Ham, Mozzarella, and Tomato Pastels Recipe
Happy New Year! Yes, we know we’re a little late, but we’re finally publishing our first post of 2017. Not that we’ve just been sitting on our hands: we’ve both been busy with other projects and work so we took a bit of an extended holiday break from this site. But now we’re back and the plan is to keep coming to you monthly with new recipes, inspired by the places we visit and people we meet.
This month we’re bringing you pastels, the fried meat pie-like delights well-known and loved in Brazil. Why Brazil? For the last two week of January, Addie was there visiting her sister (Joy) and family. While there, Joy showed Addie how to make pastels. We documented the whole process and created a pastel recipe so that we could bring it to you here today. Enjoy!
History / Background
Pastels are popular throughout Brazil but especially in the south (think São Paolo and Rio areas). They’re essentially meat pies or empanadas, but they can be served with a variety of fillings, as you’ll see here today. Pastels are served as street food, but you can also find them in restaurants. People also make them at home to serve at parties or to big groups–Brazilians love to have a good time! As with so many delightful sandwiches and street food items, the history of pastels is not well-documented. It’s thought by some to come from the Chinese spring roll (pastel wrappers have a similar texture, sort of) and then made popular by later waves of Japanese immigrants who saw an opportunity to capitalize on a popular and easy-to-make dish.
Since we hadn’t had this dish before, research was necessary! Before making these pastels in Brazil, Addie’s sister and brother-in-law took her to a couple of restaurants where we ordered pastels as our appetizers (they seem to be on most menus). Both times, the pastels we had were stuffed with seasoned ground beef. They were delicious and tasted just like the meat pies we have here in the United States. Below are two that we tried. The one on the left is from Durval and the right-side one is from Quiosque Arco Íris. Both of these places are located in Macaé, where Addie was visiting.
The pastels we’ve made here today aren’t one of the “classic” Brazilian types but they’re the type that Joy first had so they’re the type she likes making best. Therefore, we followed suit here.
A pastel wrapper is essentially a circular pastry wrap. They puff up a bit when fried and are fairly plain-tasting on their own. The goal for pastels is to have the ingredients be the star of the dish. Below are pastel wrappers that we found in Macaé. In the U.S. you’d probably have a hard time finding these (if anyone does know where to find them, please comment below!). We’ve located a couple of recipes for pastel dough that you can find here and here.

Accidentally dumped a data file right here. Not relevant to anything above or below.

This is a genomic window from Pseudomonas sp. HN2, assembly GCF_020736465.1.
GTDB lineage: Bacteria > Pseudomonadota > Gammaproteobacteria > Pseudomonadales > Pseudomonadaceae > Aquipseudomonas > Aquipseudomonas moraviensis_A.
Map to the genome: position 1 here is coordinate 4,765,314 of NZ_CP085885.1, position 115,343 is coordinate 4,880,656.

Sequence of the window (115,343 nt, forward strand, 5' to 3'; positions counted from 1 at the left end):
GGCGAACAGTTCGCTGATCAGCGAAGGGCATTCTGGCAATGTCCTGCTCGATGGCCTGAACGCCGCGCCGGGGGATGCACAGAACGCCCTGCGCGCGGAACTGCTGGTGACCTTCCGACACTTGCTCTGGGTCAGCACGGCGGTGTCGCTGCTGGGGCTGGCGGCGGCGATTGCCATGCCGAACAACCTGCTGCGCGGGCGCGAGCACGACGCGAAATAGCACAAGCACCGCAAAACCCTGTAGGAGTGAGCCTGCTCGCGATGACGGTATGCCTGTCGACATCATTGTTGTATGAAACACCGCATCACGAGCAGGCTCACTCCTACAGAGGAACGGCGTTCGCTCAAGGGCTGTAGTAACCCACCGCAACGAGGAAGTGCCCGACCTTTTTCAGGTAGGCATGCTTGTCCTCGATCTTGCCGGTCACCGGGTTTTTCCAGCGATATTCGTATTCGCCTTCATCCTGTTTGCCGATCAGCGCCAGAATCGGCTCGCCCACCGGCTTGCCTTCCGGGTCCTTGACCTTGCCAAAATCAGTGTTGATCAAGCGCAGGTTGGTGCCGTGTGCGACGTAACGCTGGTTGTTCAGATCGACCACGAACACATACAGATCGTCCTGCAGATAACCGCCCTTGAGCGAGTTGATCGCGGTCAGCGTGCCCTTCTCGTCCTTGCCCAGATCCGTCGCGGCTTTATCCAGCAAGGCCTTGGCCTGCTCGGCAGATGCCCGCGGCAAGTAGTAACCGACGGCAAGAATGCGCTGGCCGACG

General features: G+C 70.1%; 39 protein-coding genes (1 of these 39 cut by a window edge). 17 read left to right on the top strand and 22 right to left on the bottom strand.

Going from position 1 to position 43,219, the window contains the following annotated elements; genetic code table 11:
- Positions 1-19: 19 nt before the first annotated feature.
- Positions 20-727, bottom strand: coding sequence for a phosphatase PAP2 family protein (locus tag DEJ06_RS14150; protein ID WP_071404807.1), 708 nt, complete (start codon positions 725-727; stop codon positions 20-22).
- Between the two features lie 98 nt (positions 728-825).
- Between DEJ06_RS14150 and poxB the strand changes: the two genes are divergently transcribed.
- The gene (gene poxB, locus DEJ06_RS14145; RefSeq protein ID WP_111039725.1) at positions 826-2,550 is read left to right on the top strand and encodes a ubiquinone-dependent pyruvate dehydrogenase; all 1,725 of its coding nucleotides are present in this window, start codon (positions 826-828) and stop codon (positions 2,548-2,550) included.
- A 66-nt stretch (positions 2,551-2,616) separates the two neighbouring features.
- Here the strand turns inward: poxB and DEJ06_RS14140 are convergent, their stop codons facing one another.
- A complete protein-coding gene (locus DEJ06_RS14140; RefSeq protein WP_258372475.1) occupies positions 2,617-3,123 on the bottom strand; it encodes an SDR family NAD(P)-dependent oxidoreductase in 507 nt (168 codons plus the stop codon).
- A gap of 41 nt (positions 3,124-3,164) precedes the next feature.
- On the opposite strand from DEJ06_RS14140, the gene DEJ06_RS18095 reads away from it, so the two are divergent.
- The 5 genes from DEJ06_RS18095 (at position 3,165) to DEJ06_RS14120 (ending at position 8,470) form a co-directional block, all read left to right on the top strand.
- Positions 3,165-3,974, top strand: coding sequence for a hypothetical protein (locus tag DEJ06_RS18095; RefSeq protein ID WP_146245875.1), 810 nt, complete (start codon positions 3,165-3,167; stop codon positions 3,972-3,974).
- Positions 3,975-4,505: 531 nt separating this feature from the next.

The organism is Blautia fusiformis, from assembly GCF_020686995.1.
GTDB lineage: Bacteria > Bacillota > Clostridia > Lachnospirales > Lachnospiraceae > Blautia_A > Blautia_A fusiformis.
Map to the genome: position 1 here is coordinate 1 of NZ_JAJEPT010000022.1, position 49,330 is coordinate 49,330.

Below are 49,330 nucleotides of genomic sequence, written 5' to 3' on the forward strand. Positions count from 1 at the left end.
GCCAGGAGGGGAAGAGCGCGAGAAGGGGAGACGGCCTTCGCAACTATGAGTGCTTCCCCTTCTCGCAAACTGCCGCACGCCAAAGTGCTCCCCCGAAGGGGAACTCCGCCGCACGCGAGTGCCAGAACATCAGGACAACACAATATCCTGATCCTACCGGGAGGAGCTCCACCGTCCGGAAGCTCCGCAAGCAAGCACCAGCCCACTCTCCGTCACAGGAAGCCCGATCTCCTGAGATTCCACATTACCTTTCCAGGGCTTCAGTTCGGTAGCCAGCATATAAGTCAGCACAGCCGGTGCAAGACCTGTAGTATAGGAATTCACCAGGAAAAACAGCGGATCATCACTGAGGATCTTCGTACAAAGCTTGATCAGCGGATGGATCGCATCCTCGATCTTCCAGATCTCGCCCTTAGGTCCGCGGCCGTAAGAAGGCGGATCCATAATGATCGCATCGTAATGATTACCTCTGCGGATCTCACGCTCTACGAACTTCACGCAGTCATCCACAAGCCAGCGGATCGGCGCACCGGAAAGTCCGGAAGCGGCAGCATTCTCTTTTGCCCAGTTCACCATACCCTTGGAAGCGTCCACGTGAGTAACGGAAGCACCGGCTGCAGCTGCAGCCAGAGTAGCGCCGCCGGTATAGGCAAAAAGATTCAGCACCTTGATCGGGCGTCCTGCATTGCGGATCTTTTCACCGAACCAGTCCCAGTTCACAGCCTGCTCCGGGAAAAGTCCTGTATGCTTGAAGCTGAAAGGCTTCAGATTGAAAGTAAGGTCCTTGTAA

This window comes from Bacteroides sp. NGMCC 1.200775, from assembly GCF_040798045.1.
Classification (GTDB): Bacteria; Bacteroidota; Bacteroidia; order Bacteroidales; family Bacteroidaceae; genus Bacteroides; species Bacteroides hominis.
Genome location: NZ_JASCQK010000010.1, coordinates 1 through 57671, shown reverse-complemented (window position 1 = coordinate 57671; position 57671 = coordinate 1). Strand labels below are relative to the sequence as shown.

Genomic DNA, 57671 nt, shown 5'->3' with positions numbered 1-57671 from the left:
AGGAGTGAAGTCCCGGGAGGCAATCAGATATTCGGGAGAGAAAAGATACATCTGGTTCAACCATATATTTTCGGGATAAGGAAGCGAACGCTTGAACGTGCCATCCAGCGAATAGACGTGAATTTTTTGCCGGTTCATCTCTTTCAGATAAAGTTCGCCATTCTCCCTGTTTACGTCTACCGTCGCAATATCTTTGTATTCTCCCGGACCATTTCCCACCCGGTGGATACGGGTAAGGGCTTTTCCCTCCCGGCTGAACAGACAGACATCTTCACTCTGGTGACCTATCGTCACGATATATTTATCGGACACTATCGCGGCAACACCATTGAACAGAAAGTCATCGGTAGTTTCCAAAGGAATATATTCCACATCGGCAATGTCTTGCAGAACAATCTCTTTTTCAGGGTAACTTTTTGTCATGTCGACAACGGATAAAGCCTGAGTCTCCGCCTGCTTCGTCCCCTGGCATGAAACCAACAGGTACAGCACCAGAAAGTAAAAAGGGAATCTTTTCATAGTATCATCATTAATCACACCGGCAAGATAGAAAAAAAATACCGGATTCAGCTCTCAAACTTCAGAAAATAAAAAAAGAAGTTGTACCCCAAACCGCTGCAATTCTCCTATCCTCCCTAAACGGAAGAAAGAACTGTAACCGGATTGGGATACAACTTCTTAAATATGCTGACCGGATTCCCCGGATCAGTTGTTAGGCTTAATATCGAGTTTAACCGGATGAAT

Moving on to the filling: we filled these pastels with a variety of chopped ingredients: ham, mozzarella cheese, tomatoes, and green onions. It’s a bit of an Italian flare, but the flavors match well with the pastel pastry dough. We also rounded out the flavors with minced garlic, onion powder, salt, black pepper, dried parsley flakes, and just a touch of olive oil.
Optionally, you can also add olives to your mix. Interestingly, olives are popular in Brazil, especially in the state of Rio. We are not quite sure of the connection there—whether tied to the popularity of a particular dish, the whims of the long-vanished Portuguese nobility, or brought by a wave of immigrants from the olive loving regions of the world. Given Brazil’s long and complex history, any could be likely. Regardless, olives are well-liked by most Brazilians so we decided to add some to our dish.
Bright and early one hot Saturday morning in January (Southern Hemisphere, remember?), Joy brought Addie on her normal weekend shopping routine. Joy prefers to shop early in the morning on the weekends because the stores are less busy yet freshly well-stocked.
The first store we visited was Supermercado J Pavani. Here we purchased the pastel wraps. J Pavani is my sister’s favorite store down there for their bakery bread, and they also have the best prices on pastel wrappers. It’s a large grocery store with a wide variety of groceries. They don’t have a website so we aren’t able to tell you much more about the store itself. From what we can tell it’s a single store operation (not a chain), and it’s very popular with the locals (see below all the people waiting outside for it to open).
The next stop was HortiFruti where we picked up the veggies (tomato, green onion, garlic), ham, mozzarella cheese, and green olives. While we could have gotten the rest of our ingredients at J Pavani, Joy wanted to visit our HortiFruti since they have a better produce selection overall. HortiFruti is a small chain found throughout the state of Rio. They have several locations and most of them focus on fresh fruits and vegetables and bakery goods. Yum, yum!
With all of our ingredients in hand, we’re ready to start prepping!